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The task here is to fold the cloth along its centre line so the fold and the manufactured edges (selvages) are all parallel (see figures), so you'll have a true line to work against.

The reason aligning the selvages (manufactured edges) is important is because you want to cut pieces in line with the fabric's structure, but you can't trust the cuts made by the shop: they're most unlikely to be square or straight because they have to cut quickly, and cutting across 45" or 60" in a perfectly straight line isn't easy if you're in a rush. Your piece will be skewed and/or have a short and a long edge.

  1. With normally woven fabric, you can use a needle to lift a couple of adjacent threads running from one selvage to the other, and then pull them out, to make an easily-seen line to cut along, and then just fold corner to corner, but with fleece you can't see the individual thread, and with knits you can't pull threads out, so to align the selvages, I fold the cloth in half while letting it hang, and adjust the fold until the selvages hang to the same height:
  2. Identify the selvages: selvages are the manufactured edges of the fabric (as opposed to the ones the shop made when cutting the cloth from the roll), and can usually be identified by a pattern made by rollers or spiked wheels. These arise when the fabric comes off the loom and is stretched widthways so it can be rolled onto the roll without wrinkles.
  3. Fold the cloth approximately in half, putting the selvages together. They may be of similar lengths, but don't be fooled - the cloth will be wrinkly if you just align the corners. Grasp the fold in the cloth with both hands, at the edge and about a yard in, and hold it up so the selvages hang freely for the bit you're holding up (let the rest lay across the table).
  4. Keeping hold of the fold with the little and ring fingers against the palm-heels, use the thumb and other fingers to move the fold until the selvages of the fabric between the hands are both at the same height, then pin the fold nearest the cut edge and transfer what the other hand holds to the free hand, dropping what you've dealt with onto the table (although if you instead hold the last pin against the palm's heel with the little and ring fingers, I find that can help). Take hold of the fold a yard away, and repeat the process. (I normally work over my table, so I can periodically lay the selvages down - first sweeping away from me and then towards me - so I can see how the edges are.)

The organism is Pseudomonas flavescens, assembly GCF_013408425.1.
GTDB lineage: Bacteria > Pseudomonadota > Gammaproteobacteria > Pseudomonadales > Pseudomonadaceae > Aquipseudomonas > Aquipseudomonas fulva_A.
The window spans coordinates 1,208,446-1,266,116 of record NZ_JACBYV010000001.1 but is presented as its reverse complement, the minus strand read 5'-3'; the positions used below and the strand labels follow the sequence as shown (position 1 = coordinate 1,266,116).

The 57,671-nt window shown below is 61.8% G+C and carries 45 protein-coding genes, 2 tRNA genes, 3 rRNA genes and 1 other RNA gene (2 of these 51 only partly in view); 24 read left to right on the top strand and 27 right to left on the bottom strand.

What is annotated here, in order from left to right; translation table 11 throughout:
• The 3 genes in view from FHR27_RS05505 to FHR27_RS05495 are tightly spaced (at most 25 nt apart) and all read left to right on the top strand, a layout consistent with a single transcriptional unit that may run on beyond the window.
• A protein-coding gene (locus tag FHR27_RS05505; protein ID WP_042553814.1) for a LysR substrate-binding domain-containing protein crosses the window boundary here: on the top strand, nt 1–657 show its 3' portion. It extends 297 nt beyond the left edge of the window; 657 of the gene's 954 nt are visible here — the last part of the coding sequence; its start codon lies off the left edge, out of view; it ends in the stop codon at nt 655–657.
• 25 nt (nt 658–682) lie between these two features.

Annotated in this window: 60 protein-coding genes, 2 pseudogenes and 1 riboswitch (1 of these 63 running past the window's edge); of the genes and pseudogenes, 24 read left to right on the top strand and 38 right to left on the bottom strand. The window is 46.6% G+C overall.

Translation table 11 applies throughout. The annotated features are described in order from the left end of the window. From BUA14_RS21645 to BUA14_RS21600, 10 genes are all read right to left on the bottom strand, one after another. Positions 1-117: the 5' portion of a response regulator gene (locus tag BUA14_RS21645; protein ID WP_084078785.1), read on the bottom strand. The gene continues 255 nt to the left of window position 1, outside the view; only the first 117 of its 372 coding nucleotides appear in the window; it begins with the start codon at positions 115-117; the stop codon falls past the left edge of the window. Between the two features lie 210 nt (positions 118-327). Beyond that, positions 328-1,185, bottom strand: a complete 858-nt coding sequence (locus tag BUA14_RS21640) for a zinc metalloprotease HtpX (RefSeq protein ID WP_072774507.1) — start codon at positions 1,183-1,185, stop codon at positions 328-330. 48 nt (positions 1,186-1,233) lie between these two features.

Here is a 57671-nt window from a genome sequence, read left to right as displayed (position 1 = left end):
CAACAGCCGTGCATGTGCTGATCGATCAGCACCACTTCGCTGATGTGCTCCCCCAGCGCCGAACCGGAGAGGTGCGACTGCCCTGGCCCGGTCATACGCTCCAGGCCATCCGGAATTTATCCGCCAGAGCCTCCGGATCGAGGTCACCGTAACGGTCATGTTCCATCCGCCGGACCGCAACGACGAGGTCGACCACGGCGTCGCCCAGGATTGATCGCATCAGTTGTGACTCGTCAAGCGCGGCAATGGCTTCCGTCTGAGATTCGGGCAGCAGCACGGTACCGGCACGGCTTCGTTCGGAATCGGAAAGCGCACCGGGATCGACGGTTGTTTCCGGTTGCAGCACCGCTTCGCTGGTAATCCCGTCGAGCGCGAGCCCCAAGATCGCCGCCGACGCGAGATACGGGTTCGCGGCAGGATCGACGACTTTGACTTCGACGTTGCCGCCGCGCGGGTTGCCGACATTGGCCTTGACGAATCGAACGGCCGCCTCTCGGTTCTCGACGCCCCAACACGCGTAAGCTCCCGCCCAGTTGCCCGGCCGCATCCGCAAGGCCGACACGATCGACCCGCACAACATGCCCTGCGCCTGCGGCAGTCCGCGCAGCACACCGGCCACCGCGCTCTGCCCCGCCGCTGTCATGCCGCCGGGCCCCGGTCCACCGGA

5. You should end up with the cloth folded so the selvages align, which usually means that the shop-cut edges are shown to have been cut diagonally. It's best to cut the shop-cut edges off so the cut edge is square, which prevents you having to remember that there are inches of cloth missing underneath the top layer at the end. You could just cut off the single layer.

The extra

When working with a length of cloth, you don't want the extra dangling off the table and distorting what's on the table. I usually fold the cloth in a concertina whose folds are about a foot wide. When I want to work on the fabric, I pull the top few concertina folds from the stack and smooth them from the folded edge towards the selvage.

Velvet

I found some instructions that said it's best to work with a single layer of velvet, but that if you must work with it doubled, to fold it fuzzy side out because that prevents the top layer 'creeping' along the lower. (Velvet works like a ratchet against itself.) I think this also helps with the pinning.


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